Holy crap! I’m caffeine buzzing so hard now off of this coffee! 😁 So get this… a friend brought this to me last week.  This coffee has a blend of dark roast with Ganoderma Extract, this stuff will wake you up! Ganoderma is a mushroom but the coffee doesn’t taste like mushroom at all. I’ve never heard of this stuff before last week and I’m totally feeling it…hehe.  Anyway, if you want to try it out click here Dark Ganoderma coffee . I would suggest the 30 packets because the Kcups are really pricey. One more cup and I can bust out some more tutorials for you guys!


The Hackers Way to set up a OrangePi without keyboard or monitor. AKA easy Headless install.

Originally this was going to be titled the Newbies guide to installing an Orange Pi… But I ran into issues recreating the install. The tutorial starts below the vid.

The concept I wanted to show was that with just a laptop running Linux, a home wireless router and the Orange PI we could easily set up a OrangePi without a monitor and keyboard. The problem is when I tried to test and recreate this same scenario multiple times with my same equipment it failed 2 out of 10 times. So this will not be a definitive guide but a helpful setup strategy.

It’s easy to say the OrangePi hardware is very unreliable. Also if I attached any USB WiFi card right away for some reason it would make the on board NIC inaccessible. The OrangePi also was very picky on which USB ports worked. I suspect a power issue on the USB ports but I did have a steady working port… I just had to trial and error to find it.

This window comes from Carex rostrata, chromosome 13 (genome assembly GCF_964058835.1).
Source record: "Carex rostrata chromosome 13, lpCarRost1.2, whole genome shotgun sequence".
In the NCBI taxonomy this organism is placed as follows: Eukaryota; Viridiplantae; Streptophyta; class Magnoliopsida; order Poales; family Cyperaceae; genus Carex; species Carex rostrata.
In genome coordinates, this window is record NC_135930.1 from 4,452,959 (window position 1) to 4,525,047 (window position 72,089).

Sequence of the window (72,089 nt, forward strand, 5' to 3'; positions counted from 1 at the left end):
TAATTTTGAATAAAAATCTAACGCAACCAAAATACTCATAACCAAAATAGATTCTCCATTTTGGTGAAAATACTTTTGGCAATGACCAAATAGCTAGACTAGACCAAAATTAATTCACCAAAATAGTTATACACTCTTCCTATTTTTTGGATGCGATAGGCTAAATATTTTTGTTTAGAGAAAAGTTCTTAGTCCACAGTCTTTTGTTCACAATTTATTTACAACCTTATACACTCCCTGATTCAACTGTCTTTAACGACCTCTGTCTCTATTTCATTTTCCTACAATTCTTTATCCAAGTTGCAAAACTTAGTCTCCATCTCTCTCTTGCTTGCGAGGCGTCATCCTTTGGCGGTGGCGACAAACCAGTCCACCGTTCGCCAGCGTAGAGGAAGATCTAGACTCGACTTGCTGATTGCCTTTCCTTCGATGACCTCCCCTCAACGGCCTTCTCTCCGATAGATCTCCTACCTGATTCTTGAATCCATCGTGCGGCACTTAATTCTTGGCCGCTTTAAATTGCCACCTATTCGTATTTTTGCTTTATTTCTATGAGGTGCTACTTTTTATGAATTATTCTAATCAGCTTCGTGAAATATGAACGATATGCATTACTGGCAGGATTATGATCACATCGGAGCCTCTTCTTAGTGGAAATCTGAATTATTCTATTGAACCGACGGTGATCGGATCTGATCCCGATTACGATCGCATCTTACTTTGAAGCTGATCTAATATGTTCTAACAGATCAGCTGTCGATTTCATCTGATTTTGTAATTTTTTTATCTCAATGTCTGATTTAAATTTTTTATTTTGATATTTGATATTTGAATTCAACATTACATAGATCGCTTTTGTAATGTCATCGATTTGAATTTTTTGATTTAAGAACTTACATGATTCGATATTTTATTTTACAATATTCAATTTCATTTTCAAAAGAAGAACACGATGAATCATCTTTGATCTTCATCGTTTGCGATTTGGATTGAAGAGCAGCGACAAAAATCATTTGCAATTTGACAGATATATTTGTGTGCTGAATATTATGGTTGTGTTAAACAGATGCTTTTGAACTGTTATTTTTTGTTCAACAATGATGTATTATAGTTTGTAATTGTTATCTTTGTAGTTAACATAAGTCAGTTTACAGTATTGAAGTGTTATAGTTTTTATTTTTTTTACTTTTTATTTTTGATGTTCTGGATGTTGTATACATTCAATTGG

So for my new installs I just did not place any USB device in the OrangePi until I was ready and after applied full updates and upgrades and the RDP package was installed.

It should also be noted that if the SD card is not written properly, on windows machines because of the extraction this is typical, it will not boot! In fact it will look DOA or broken. The Pi’s do not have a BIOS so the software that is loaded into the boot partition runs the commands that normally would be found in a computer BIOS… So if no lights come on or it looks dead in most cases you will find that the card was not written properly and the Pi can not see the BOIS setting.

If the SD card is not the proper speed it will not boot! So make sure you properly extract the image if you are on windows and make sure you have a fast card.

 

Make sure you watch the YouTube vid first.

 

So with that in mind Lets begin.